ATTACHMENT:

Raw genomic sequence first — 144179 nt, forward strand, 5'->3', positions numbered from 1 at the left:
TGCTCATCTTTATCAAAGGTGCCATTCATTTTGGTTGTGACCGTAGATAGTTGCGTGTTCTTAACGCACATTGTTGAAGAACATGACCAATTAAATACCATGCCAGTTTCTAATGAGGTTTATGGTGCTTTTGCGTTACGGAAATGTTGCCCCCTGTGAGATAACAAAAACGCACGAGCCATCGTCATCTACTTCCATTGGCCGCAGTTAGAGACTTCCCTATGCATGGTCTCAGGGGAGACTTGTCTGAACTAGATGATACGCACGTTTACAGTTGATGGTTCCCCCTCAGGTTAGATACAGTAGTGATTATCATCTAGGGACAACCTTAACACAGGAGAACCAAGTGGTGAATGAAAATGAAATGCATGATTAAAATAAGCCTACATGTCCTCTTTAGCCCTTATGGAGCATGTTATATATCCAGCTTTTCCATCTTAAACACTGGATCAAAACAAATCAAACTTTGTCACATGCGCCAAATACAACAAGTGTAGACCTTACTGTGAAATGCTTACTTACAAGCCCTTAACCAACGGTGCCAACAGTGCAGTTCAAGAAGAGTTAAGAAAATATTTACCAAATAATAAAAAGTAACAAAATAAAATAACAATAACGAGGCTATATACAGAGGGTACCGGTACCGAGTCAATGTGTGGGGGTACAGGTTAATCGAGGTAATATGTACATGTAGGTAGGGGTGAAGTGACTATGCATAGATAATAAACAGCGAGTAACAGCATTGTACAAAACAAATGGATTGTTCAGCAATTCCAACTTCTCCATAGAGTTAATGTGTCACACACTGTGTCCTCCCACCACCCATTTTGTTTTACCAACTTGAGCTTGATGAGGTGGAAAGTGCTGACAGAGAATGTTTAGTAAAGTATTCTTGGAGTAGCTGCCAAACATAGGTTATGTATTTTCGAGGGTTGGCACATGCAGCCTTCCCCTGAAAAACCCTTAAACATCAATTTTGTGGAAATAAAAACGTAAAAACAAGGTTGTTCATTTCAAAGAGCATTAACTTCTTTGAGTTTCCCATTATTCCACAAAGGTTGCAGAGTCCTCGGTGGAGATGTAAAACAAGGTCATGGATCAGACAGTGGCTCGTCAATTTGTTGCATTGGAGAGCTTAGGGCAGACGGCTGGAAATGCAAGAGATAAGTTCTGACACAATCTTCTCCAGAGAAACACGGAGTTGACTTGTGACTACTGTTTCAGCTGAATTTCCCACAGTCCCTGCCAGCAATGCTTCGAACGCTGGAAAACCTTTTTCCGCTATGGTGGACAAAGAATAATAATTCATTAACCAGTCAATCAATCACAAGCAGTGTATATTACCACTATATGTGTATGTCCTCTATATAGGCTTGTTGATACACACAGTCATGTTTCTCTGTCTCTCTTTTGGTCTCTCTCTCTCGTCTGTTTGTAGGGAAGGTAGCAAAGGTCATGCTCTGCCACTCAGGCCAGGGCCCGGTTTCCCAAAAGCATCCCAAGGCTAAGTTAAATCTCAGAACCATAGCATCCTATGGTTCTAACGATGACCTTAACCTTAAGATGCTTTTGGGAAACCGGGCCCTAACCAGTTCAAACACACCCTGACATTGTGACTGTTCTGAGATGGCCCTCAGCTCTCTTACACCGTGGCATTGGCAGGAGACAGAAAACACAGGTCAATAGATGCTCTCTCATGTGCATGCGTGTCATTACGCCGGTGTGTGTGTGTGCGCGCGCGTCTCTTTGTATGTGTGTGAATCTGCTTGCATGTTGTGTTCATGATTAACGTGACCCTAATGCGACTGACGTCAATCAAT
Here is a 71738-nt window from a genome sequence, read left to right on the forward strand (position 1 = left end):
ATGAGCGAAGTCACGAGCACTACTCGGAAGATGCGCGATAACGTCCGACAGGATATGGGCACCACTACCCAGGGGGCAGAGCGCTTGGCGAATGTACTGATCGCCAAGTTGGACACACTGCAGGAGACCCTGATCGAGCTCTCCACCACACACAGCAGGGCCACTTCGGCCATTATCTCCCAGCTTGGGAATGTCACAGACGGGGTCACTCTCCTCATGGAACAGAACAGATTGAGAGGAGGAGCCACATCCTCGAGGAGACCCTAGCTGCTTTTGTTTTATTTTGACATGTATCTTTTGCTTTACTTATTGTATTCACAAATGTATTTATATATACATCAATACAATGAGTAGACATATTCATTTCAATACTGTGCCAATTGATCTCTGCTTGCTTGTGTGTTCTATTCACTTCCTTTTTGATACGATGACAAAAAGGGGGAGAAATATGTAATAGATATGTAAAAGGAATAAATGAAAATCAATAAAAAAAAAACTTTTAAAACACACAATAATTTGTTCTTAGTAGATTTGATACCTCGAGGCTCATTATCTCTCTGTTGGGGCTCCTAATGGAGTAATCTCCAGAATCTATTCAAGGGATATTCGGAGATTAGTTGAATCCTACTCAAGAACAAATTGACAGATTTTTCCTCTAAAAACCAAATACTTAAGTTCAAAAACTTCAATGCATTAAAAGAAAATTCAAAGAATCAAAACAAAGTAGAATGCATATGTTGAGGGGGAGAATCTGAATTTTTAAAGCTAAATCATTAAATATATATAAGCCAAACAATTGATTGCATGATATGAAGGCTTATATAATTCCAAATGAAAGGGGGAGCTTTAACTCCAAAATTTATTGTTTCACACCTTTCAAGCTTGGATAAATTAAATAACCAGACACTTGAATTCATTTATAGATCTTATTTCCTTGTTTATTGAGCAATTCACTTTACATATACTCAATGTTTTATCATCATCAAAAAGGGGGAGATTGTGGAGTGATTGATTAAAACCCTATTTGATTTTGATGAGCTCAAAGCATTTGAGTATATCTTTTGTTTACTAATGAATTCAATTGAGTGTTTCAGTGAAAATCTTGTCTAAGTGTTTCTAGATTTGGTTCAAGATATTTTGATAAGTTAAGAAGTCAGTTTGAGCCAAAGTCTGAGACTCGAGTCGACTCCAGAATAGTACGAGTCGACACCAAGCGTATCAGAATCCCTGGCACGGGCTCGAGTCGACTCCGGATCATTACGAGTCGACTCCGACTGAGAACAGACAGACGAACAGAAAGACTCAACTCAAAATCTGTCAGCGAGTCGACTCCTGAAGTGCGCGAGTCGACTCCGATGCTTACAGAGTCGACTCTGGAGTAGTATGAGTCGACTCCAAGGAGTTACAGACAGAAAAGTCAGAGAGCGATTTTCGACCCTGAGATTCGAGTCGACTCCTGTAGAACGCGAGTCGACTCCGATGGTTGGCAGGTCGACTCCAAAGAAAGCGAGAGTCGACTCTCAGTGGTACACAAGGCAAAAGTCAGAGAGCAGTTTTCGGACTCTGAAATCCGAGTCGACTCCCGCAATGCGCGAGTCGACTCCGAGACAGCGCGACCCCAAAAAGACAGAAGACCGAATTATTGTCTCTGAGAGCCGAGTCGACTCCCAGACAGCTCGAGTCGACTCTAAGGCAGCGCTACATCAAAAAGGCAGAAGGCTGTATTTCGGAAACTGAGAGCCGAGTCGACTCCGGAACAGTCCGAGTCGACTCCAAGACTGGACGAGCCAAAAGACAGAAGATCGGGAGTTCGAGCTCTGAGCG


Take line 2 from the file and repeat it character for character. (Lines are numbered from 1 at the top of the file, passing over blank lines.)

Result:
TGCTCATCTTTATCAAAGGTGCCATTCATTTTGGTTGTGACCGTAGATAGTTGCGTGTTCTTAACGCACATTGTTGAAGAACATGACCAATTAAATACCATGCCAGTTTCTAATGAGGTTTATGGTGCTTTTGCGTTACGGAAATGTTGCCCCCTGTGAGATAACAAAAACGCACGAGCCATCGTCATCTACTTCCATTGGCCGCAGTTAGAGACTTCCCTATGCATGGTCTCAGGGGAGACTTGTCTGAACTAGATGATACGCACGTTTACAGTTGATGGTTCCCCCTCAGGTTAGATACAGTAGTGATTATCATCTAGGGACAACCTTAACACAGGAGAACCAAGTGGTGAATGAAAATGAAATGCATGATTAAAATAAGCCTACATGTCCTCTTTAGCCCTTATGGAGCATGTTATATATCCAGCTTTTCCATCTTAAACACTGGATCAAAACAAATCAAACTTTGTCACATGCGCCAAATACAACAAGTGTAGACCTTACTGTGAAATGCTTACTTACAAGCCCTTAACCAACGGTGCCAACAGTGCAGTTCAAGAAGAGTTAAGAAAATATTTACCAAATAATAAAAAGTAACAAAATAAAATAACAATAACGAGGCTATATACAGAGGGTACCGGTACCGAGTCAATGTGTGGGGGTACAGGTTAATCGAGGTAATATGTACATGTAGGTAGGGGTGAAGTGACTATGCATAGATAATAAACAGCGAGTAACAGCATTGTACAAAACAAATGGATTGTTCAGCAATTCCAACTTCTCCATAGAGTTAATGTGTCACACACTGTGTCCTCCCACCACCCATTTTGTTTTACCAACTTGAGCTTGATGAGGTGGAAAGTGCTGACAGAGAATGTTTAGTAAAGTATTCTTGGAGTAGCTGCCAAACATAGGTTATGTATTTTCGAGGGTTGGCACATGCAGCCTTCCCCTGAAAAACCCTTAAACATCAATTTTGTGGAAATAAAAACGTAAAAACAAGGTTGTTCATTTCAAAGAGCATTAACTTCTTTGAGTTTCCCATTATTCCACAAAGGTTGCAGAGTCCTCGGTGGAGATGTAAAACAAGGTCATGGATCAGACAGTGGCTCGTCAATTTGTTGCATTGGAGAGCTTAGGGCAGACGGCTGGAAATGCAAGAGATAAGTTCTGACACAATCTTCTCCAGAGAAACACGGAGTTGACTTGTGACTACTGTTTCAGCTGAATTTCCCACAGTCCCTGCCAGCAATGCTTCGAACGCTGGAAAACCTTTTTCCGCTATGGTGGACAAAGAATAATAATTCATTAACCAGTCAATCAATCACAAGCAGTGTATATTACCACTATATGTGTATGTCCTCTATATAGGCTTGTTGATACACACAGTCATGTTTCTCTGTCTCTCTTTTGGTCTCTCTCTCTCGTCTGTTTGTAGGGAAGGTAGCAAAGGTCATGCTCTGCCACTCAGGCCAGGGCCCGGTTTCCCAAAAGCATCCCAAGGCTAAGTTAAATCTCAGAACCATAGCATCCTATGGTTCTAACGATGACCTTAACCTTAAGATGCTTTTGGGAAACCGGGCCCTAACCAGTTCAAACACACCCTGACATTGTGACTGTTCTGAGATGGCCCTCAGCTCTCTTACACCGTGGCATTGGCAGGAGACAGAAAACACAGGTCAATAGATGCTCTCTCATGTGCATGCGTGTCATTACGCCGGTGTGTGTGTGTGCGCGCGCGTCTCTTTGTATGTGTGTGAATCTGCTTGCATGTTGTGTTCATGATTAACGTGACCCTAATGCGACTGACGTCAATCAAT